An international team of scientists say they have unearthed the answer in the DNA of ancient teeth and bones.
The genes which protected our ancestors from animal diseases now raise the risk of multiple sclerosis (MS).
The researchers call their discovery "a quantum leap" in understanding the evolution of the disease.
And they say it could change opinions on what causes MS, and have an impact on the way it is treated.
There are about twice as many cases of multiple sclerosis per 100,000 people in north-western Europe, including the UK and Scandinavia, compared with southern Europe.
Researchers from the universities of Cambridge, Copenhagen and Oxford spent more than 10 years delving into archaeology to investigate why.
MS is a disease where the body's own immune cells attack the brain and spinal cord, leading to symptoms like muscle stiffness and problems walking and talking.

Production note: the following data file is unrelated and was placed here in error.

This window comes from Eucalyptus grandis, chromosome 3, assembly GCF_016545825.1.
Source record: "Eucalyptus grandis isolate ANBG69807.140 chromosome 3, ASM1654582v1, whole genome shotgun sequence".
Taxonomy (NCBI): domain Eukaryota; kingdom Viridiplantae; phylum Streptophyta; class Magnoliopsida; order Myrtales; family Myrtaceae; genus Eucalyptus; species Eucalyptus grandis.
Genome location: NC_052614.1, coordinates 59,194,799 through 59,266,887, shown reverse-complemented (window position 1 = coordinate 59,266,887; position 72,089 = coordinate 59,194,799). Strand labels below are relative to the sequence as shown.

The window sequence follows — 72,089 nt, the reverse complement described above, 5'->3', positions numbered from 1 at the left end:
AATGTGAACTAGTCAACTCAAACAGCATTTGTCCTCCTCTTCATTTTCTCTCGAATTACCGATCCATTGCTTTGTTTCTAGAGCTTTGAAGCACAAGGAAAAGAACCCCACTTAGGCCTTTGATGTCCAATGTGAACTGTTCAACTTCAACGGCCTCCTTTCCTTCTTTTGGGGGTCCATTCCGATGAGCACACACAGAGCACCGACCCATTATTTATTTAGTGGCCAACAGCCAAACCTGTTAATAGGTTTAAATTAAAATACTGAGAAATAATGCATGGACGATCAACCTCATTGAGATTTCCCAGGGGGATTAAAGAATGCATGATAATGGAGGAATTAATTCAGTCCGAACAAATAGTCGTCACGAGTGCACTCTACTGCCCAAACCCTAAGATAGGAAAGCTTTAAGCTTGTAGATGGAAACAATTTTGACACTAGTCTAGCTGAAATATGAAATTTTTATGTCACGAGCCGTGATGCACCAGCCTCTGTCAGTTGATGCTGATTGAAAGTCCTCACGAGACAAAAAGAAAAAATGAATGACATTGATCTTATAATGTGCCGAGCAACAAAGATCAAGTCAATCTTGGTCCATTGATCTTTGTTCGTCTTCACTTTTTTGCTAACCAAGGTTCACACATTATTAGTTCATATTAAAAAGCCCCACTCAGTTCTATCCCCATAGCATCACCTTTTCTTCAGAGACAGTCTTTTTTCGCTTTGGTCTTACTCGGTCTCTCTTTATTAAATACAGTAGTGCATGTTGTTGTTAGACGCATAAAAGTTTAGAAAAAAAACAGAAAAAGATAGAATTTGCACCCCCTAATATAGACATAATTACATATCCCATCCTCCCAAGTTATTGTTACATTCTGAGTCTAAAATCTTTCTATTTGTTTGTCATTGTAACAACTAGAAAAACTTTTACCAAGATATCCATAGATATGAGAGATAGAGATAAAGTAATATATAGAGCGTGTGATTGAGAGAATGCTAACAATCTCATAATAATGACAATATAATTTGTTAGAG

They discovered that genes which increase the risk of MS entered into north-western Europe about 5,000 years ago via a massive migration of cattle herders called Yamnaya.
Our ancestors lived alongside animals, such as cattle and horses
The Yamnaya came from western Russia, Ukraine and Kazhakstan, and moved west into Europe, says one of four Nature journal papers published on the topic.
The findings "astounded us all", said Dr William Barrie, paper author and expert in computational analysis of ancient DNA at University of Cambridge.
At the time, the gene variants carried by the herding people were an advantage, helping to protect them against diseases in their sheep and cattle.
Nowadays, however, with modern lifestyles, diets and better hygiene, these gene variants have taken on a different role.
In the present day, these same traits mean a higher risk of developing certain diseases, such as MS.